He gargled blushing velvet-red and laid a hand against the mottled black of bruising creeping across his chest. Smoke billowed from the castle’s wreckage and wrapped its thieving fingers around his last hope of clemency.
Somehow, he imagined that she would come for him; would march right through the line of Death Eaters—all pluck and stupid courage and shrill commands—and make him go with her.
She fought her fight and he fought his, and somehow the stream of orange from her wand had found his body and he’d not had time to find her eyes before he fell. Clawing at the mud and rock and bits of sharp, blown-to-pieces forest beneath him, he’d closed his eyes against the ache in his gut and the regret that clogged his throat.
And he waited.
He waited until the burning smell reached him, and the crunching of trees and shrieking of spells seemed to twist into the whisper of flickering flames as though they were lapping at his skin instead of the school.
He waited until he almost convinced himself that the flashing colours—all seeping together into the black—were her face hovering above him.
He waited until there was no more colour and the black was icy fog against his skin.
As his veins began to tighten against the cold, a sound danced out from underneath the sudden silence, and he fought to get up—hands slipping on moss and feet wedged in debris. The sound chased him as he writhed, and its soft, silken caress calmed his racing heart.
When he heard it for a second time he barked a bubble of a laugh, spraying his angel with glowing droplets of viscous, lively blood.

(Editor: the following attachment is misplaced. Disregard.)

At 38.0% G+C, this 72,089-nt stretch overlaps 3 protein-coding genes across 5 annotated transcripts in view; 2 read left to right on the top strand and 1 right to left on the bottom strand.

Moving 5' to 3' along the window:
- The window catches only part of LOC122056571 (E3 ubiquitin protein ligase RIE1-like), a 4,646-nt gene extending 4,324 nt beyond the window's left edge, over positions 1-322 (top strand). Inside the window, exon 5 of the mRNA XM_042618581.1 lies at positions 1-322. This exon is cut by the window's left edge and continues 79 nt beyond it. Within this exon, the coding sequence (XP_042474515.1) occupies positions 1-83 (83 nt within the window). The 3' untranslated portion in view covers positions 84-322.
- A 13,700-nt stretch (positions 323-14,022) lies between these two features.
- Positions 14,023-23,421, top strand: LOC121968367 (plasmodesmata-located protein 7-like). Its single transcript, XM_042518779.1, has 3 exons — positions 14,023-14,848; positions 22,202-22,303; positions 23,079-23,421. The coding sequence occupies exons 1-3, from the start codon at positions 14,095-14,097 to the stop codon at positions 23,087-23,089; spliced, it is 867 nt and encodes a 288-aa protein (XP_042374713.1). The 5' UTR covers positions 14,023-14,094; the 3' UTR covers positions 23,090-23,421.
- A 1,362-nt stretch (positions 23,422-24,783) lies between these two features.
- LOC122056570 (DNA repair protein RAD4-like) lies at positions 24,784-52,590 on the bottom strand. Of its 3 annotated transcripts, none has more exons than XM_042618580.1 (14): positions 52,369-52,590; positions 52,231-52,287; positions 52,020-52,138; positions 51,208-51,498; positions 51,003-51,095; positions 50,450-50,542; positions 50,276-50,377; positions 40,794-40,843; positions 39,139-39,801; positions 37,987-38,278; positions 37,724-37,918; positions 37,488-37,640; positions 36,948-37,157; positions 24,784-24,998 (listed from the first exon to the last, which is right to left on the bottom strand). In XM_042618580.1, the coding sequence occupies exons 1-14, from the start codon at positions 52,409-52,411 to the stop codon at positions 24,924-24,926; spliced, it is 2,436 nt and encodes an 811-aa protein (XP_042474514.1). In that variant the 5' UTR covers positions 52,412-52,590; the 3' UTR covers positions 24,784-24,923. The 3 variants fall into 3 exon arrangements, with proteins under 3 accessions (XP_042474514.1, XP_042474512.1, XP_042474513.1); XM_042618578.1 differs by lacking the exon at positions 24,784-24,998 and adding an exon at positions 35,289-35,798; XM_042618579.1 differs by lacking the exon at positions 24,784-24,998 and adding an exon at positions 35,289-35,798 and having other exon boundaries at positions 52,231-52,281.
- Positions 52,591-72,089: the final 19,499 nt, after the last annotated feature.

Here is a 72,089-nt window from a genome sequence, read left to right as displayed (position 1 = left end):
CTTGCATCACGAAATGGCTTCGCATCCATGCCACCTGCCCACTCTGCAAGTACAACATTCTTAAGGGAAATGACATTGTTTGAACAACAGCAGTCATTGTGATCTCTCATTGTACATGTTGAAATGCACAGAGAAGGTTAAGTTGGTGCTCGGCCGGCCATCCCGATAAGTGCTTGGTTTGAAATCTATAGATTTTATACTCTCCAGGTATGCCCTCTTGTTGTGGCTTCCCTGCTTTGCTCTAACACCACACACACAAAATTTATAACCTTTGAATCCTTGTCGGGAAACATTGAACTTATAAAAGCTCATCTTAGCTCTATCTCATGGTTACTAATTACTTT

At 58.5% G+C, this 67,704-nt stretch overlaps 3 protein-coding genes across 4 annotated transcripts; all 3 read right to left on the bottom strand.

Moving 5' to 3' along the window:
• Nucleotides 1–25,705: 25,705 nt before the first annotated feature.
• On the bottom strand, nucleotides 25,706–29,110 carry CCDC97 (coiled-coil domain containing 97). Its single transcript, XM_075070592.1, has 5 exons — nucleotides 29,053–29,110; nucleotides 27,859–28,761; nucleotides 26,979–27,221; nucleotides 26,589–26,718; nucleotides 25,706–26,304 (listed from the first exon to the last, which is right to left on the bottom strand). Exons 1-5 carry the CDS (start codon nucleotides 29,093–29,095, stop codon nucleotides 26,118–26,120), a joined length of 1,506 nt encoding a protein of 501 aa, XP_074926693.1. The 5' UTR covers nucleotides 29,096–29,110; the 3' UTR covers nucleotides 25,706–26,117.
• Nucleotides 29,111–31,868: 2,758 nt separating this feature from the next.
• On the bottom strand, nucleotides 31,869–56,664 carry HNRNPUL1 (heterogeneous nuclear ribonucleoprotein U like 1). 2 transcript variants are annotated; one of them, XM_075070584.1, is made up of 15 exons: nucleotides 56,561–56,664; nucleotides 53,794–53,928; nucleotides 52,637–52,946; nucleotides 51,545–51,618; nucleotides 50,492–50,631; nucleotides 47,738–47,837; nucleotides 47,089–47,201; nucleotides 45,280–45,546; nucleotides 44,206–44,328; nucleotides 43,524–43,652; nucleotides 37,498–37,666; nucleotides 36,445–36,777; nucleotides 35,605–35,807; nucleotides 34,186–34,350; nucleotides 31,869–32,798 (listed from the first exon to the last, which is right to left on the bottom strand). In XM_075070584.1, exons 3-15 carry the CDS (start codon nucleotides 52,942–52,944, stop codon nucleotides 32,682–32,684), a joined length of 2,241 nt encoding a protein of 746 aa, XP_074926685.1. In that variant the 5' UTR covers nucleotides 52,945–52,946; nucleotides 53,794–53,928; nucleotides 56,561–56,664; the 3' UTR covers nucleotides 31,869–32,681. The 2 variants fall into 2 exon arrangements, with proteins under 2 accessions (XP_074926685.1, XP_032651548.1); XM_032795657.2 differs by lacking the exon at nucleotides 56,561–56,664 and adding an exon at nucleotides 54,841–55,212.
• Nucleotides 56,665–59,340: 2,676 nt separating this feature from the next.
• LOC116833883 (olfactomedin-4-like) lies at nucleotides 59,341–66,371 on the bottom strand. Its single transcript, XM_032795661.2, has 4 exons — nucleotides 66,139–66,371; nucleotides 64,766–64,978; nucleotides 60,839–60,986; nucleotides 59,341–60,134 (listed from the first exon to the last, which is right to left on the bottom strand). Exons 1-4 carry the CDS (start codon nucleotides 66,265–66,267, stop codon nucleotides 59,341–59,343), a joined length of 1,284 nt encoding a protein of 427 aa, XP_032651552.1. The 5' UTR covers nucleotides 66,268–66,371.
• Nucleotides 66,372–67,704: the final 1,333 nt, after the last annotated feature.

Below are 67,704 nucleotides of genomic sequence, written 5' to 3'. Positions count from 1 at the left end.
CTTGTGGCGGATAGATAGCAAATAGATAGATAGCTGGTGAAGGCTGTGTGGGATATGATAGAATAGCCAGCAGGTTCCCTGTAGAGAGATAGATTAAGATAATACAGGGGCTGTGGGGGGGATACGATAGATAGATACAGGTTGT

She was on top of him before he managed a response, sending shards of agony through his torso. He reached a hand to the dangling ends of her soaking-wet hair and pulled her down so she could hear him. “Granger—Hermione,” he rasped. “I’m—I’m sorry. I should’ve walked—should’ve walked away.”
Her tears fell thick and heavy onto his face. The sting of salt on his lips reminded him of another time—the year before—when they’d been his tears, and she’d coughed awkwardly and turned on her heal to leave.
She hadn’t left then, and she’d found him again.
Warm fingers enclosed his shaking hand, and she dropped something soft and delicate into his palm before lacing their fingers together. One of the petals jammed between their thumbs and he knew what it was and what it meant. He drew in a deep, crushing breath and clung to her and the rose he’d given her when he’d known—velvet-red and rich, pooling black.
“I love you anyway,” she whispered, and he let go.